After the conclusion of the recent meeting of the Federal Open Market Committee, Fed Chair Janet Yellen outlined the fact that interest rates may be lower in the future than in the past. The Fed would likely move at a gradual pace, and reach a lower equilibrium level than what many investors who were accustomed to higher rates, such as in the 1980s (and that includes me too), might expect.
The rate that prevails at which neither inflation would accelerate nor growth would falter (absent any external shocks, of course) is the neutral interest rate. It can't be determined precisely in advance; often, policymakers and the markets determine it almost by trial and error. If inflation creeps (or jumps) up, interest rates are too low. If the economy struggles to gain momentum, rates are too high.
And that rate may not be that far above zero. Consider the current environment. The current Fed funds rate is just 0.25% to 0.5% - yet inflation has, thus far, failed to accelerate to the Fed's 2% target. Instead, the inflation rate the Fed prefers (which is tied to personal consumption expenditures and is published by the Bureau of Economic Analysis) notched up a gain of just 1.1% in April from a year ago. Even excluding food and fuel, the measure printed a 1.6% gain on the year.
There are few indications inflation may rise from here, even as the labor market is tightening. For example, the employment cost index indicated that private employers' wage and salary costs rose just 2.0% over the year through March 2016, compared to a 2.8% advance in March 2015. (This measure is published quarterly.) While other data on labor costs may yield slightly different data points, the end result is the same: wage pressures have yet to rise significantly to cause the Fed to seek to tighten rates more aggressively now. And that was one reason why the Fed chose not to act at its June meeting.
But how high can rates go, and what would cause them to get there? A primary issue, as Janet Yellen pointed out, is that the population is aging, and thus resulting in a slower growth environment as spending falls for retired workers no longer collecting a salary. Then too is the lack of productivity gains, which results in lower pay raises for workers, resulting in less spending power to generate higher economic activity. Both these factors conspire to keep inflation low, and without higher inflation, it will be hard for the Fed to justify higher rates.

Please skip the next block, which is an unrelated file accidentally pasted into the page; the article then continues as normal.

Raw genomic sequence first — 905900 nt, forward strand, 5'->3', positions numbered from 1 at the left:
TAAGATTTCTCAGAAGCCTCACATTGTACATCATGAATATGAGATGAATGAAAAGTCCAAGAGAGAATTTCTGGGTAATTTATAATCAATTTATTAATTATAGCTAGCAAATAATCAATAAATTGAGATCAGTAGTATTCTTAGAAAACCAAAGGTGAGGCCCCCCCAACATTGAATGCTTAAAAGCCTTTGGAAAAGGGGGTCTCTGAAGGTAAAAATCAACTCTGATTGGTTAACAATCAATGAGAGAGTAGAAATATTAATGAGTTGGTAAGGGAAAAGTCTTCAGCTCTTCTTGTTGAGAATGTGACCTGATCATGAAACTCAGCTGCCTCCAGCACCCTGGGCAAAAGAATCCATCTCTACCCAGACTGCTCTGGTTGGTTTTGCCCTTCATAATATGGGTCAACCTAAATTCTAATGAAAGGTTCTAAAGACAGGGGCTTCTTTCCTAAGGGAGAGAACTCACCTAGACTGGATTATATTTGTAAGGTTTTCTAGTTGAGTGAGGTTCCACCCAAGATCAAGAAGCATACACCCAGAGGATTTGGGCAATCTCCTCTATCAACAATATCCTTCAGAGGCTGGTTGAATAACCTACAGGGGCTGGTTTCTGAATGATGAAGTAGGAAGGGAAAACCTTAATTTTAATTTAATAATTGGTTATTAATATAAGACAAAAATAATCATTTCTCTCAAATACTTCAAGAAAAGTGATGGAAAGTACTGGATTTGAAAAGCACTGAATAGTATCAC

Additionally, consider the market's expectations for inflation, which are remarkably low, as seen in this nearby graph. This chart measures what investors think inflation will be in the five years beginning five years from now, known as the "five-year, five-year forward" inflation rate.
So, in consideration of these items, the Fed anticipates that the long-run neutral interest rate is about 3% or so, depending on each policymaker's views. It may take several years to get there, and these expectations are based on current thinking now. It may evolve as time progresses and new data are released. Since the Fed stresses it is data dependent, it may or may not end up at 3%; the rate may be higher or lower depending on how the data evolve.
Thus, there may be a plausible argument for thinking that rates may not go up much from here, at least in the near future. After all, if we struggle to get to a 2% growth rate that can't produce higher inflation with the Fed funds rate where it is (that is, between 0.25% and 0.5%), then it may be difficult for the Fed to raise rates much from here. And that is the ultimate judge: if interest rates now fail to produce the stronger growth and inflation that the Fed would like to see, then that argues not for hiking rates quickly, but perhaps being much more patient. And for that reason, the Fed is likely to wait until it becomes apparent whether the current rate is, in fact, the "new neutral."
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